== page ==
I want to start by saying I have never read the book by William Bradford Huie which The Revolt of Mamie Stover (1956) is adapted from. In fact, it’s only recently that I had the opportunity to see the movie itself. I point this out because I understand some critics were displeased with the film on release due to its failure to stick as closely to the source as they would have liked. Yes, this is an area of discussion which has arisen before now on this site, and I imagine it will come up again. Personally, I am backing no horse in this race and am simply looking at the movie as a work of cinema in its own right.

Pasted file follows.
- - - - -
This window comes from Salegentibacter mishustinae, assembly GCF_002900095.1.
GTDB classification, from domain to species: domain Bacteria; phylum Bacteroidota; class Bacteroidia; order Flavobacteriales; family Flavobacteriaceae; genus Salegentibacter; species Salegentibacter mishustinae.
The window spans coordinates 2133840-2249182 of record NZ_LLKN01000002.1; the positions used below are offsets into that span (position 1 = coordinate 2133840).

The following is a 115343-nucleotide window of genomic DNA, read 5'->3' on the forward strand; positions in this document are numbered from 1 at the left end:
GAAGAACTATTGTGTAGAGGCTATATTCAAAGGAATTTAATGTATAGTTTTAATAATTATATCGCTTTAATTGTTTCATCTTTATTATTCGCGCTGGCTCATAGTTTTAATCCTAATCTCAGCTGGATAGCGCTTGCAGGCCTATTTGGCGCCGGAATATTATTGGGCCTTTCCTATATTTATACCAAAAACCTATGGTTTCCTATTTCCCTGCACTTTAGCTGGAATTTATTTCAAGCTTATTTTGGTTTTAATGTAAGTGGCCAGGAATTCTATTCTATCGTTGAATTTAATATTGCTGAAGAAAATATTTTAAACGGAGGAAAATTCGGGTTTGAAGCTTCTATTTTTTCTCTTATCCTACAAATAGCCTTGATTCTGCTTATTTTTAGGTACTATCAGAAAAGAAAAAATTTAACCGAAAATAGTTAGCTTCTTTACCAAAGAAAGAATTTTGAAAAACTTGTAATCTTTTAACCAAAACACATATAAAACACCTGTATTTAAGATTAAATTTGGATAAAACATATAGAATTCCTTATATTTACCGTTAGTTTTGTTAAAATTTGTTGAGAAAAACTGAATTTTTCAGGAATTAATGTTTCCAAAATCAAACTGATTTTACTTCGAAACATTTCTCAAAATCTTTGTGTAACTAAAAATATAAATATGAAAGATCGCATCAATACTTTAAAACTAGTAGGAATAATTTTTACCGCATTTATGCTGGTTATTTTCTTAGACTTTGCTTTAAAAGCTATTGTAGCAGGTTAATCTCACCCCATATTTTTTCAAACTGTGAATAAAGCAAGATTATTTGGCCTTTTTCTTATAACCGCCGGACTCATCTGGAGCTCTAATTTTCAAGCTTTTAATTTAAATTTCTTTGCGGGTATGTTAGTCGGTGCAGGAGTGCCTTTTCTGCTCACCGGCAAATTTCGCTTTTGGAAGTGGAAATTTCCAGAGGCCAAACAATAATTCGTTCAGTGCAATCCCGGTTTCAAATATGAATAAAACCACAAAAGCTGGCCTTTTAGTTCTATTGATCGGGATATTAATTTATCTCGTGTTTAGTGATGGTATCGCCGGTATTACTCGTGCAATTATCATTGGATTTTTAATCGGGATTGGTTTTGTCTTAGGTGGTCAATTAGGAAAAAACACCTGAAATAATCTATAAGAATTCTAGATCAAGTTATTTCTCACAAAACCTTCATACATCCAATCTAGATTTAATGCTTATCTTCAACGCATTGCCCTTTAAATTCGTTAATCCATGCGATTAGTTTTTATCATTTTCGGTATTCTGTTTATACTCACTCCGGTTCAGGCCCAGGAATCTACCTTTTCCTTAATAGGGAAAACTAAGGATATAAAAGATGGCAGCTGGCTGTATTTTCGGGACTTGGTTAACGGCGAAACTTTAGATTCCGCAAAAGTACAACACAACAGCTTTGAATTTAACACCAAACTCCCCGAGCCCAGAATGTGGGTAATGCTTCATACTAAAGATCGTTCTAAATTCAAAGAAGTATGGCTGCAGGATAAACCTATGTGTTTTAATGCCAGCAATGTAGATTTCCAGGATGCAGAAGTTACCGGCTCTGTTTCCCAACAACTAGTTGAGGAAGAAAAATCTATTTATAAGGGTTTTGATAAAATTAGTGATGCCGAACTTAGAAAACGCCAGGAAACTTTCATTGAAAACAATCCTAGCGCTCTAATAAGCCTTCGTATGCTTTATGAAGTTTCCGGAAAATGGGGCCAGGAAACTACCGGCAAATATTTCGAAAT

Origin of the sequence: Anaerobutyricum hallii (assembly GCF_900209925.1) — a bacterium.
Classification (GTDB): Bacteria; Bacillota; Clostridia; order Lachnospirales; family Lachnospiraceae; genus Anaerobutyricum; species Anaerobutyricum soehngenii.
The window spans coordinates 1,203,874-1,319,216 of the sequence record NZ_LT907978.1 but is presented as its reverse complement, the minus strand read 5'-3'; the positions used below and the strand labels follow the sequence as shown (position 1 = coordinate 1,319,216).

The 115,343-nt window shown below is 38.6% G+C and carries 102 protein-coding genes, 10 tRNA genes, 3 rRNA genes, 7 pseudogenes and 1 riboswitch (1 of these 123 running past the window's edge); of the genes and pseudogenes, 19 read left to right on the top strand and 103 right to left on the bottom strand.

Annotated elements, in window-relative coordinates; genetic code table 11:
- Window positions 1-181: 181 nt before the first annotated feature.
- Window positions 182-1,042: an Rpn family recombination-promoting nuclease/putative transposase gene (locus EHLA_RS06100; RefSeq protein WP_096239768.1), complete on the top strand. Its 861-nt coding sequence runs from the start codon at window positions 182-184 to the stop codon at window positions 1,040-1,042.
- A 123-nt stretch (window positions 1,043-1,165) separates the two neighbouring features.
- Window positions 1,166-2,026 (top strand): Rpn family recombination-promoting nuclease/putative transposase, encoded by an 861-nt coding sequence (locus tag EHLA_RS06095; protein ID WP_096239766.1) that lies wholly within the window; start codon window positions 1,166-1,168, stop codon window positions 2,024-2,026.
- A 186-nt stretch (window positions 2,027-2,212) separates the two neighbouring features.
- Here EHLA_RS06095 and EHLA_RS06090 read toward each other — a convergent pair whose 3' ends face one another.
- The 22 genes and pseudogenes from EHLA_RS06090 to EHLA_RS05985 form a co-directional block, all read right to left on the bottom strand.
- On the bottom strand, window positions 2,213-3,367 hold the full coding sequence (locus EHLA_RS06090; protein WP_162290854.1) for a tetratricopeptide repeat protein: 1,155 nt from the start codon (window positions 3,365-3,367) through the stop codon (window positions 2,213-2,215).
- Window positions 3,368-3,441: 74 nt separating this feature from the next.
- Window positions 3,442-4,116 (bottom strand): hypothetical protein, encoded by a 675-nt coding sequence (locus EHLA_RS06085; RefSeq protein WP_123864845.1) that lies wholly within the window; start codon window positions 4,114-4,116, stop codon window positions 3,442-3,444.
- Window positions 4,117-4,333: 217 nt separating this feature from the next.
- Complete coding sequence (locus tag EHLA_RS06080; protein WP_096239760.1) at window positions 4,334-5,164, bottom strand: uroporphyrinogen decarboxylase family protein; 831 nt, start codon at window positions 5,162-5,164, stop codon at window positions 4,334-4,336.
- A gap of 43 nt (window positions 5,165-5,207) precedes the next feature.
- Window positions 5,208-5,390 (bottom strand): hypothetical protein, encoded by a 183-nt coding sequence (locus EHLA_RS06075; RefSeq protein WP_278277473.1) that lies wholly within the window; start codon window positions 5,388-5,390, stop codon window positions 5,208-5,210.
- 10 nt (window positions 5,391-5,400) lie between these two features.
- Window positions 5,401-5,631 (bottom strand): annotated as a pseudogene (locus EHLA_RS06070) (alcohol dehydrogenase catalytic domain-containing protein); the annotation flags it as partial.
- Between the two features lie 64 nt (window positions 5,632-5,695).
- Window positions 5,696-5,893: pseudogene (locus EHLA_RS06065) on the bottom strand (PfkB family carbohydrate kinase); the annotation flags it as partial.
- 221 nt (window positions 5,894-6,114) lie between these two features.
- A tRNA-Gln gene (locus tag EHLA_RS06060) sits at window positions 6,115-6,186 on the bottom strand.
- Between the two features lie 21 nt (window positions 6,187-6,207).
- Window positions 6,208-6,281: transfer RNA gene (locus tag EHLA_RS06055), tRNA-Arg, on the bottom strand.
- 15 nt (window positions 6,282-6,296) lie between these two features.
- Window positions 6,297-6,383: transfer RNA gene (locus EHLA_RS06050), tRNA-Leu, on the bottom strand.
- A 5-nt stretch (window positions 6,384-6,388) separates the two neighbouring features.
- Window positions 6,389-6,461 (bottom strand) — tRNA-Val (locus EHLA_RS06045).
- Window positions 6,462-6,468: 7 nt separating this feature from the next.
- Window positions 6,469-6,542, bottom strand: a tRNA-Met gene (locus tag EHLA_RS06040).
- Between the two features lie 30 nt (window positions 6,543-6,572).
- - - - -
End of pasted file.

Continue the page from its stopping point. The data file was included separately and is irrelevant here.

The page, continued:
It’s 1941 in San Francisco and the USA has yet to enter the Second World War. Mamie Stover (Jane Russell) is on her way to the docks to catch a boat to Honolulu and she’s headed there with an escort, a nice shiny police car is dropping her off and making sure she doesn’t miss the sailing. As Hugo Friedhofer’s sensually jazzy score kicks in, it is apparent that she has, in essence, been declared persona non grata by the authorities and invited to leave town. The reason is never spelled out, but the lewd references made about her on board, and of course her subsequent employment when she reaches her destination, imply that she is a prostitute of some notoriety. Speaking of destinations, this is an aspect which goes to the heart of the movie in many ways. The voyage to Hawaii sees Mamie making the acquaintance of Jim Blair (Richard Egan), a writer headed home to the islands after selling the rights to his book in Hollywood. In a sense, both of these characters are on their way home, although Mamie’s path there is the more circuitous of the two. There follows an almost inevitable shipboard romance and an equally predictable parting of the ways as soon as the ship docks. Jim is going back to his life high on the hill, with a well-bred girl (Joan Leslie) waiting for him. Mamie is off to work as a ‘hostess’ in the dance hall and clip joint run by Bertha Parchman (Agnes Moorehead). Just as surely as Jim and Mamie drift apart, fate’s long and winding road has it in mind for these two to meet again. With the storm clouds of war gathering, and their respective ambitions suggesting they have no business being together, the spark of attraction is still alive. However, with the bombing of Pearl Harbor and all that follows, they look to be taking separate roads again – Jim is off to war and Mamie seizes the opportunity to buy up as much property as she can afford at rock-bottom prices. And so it goes, back and forth for a while, patriot and profiteer drawn to each other by sheer animal attraction and yet always moving towards different destinations.